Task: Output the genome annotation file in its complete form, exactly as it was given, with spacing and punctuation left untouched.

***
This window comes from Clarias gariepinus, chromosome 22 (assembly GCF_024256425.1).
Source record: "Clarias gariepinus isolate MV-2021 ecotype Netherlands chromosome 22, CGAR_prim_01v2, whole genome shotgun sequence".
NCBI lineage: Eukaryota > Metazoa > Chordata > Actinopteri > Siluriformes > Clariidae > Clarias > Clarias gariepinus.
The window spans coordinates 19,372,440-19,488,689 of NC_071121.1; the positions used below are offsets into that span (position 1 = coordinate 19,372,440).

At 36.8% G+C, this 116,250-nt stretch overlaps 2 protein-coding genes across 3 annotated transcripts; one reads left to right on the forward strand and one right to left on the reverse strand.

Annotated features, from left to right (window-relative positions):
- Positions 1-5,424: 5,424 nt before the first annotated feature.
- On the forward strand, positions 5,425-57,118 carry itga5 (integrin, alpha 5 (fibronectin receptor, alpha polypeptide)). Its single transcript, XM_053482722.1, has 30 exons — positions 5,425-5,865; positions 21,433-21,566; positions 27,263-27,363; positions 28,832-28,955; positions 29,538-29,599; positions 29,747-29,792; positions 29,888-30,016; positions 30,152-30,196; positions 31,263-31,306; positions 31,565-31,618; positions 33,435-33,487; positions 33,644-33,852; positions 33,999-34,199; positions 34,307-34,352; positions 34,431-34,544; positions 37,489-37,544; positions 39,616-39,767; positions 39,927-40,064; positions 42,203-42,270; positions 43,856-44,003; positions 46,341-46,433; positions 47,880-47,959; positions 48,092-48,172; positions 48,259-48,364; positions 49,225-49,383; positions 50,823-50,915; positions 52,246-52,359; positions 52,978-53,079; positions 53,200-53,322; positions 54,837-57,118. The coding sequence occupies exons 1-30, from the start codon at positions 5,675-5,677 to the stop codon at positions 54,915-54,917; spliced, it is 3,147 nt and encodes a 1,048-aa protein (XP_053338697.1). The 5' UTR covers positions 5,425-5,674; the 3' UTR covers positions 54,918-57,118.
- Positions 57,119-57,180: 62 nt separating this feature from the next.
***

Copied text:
This window comes from Clarias gariepinus, chromosome 22 (assembly GCF_024256425.1).
Source record: "Clarias gariepinus isolate MV-2021 ecotype Netherlands chromosome 22, CGAR_prim_01v2, whole genome shotgun sequence".
NCBI lineage: Eukaryota > Metazoa > Chordata > Actinopteri > Siluriformes > Clariidae > Clarias > Clarias gariepinus.
The window spans coordinates 19,372,440-19,488,689 of NC_071121.1; the positions used below are offsets into that span (position 1 = coordinate 19,372,440).

At 36.8% G+C, this 116,250-nt stretch overlaps 2 protein-coding genes across 3 annotated transcripts; one reads left to right on the forward strand and one right to left on the reverse strand.

Annotated features, from left to right (window-relative positions):
- Positions 1-5,424: 5,424 nt before the first annotated feature.
- On the forward strand, positions 5,425-57,118 carry itga5 (integrin, alpha 5 (fibronectin receptor, alpha polypeptide)). Its single transcript, XM_053482722.1, has 30 exons — positions 5,425-5,865; positions 21,433-21,566; positions 27,263-27,363; positions 28,832-28,955; positions 29,538-29,599; positions 29,747-29,792; positions 29,888-30,016; positions 30,152-30,196; positions 31,263-31,306; positions 31,565-31,618; positions 33,435-33,487; positions 33,644-33,852; positions 33,999-34,199; positions 34,307-34,352; positions 34,431-34,544; positions 37,489-37,544; positions 39,616-39,767; positions 39,927-40,064; positions 42,203-42,270; positions 43,856-44,003; positions 46,341-46,433; positions 47,880-47,959; positions 48,092-48,172; positions 48,259-48,364; positions 49,225-49,383; positions 50,823-50,915; positions 52,246-52,359; positions 52,978-53,079; positions 53,200-53,322; positions 54,837-57,118. The coding sequence occupies exons 1-30, from the start codon at positions 5,675-5,677 to the stop codon at positions 54,915-54,917; spliced, it is 3,147 nt and encodes a 1,048-aa protein (XP_053338697.1). The 5' UTR covers positions 5,425-5,674; the 3' UTR covers positions 54,918-57,118.
- Positions 57,119-57,180: 62 nt separating this feature from the next.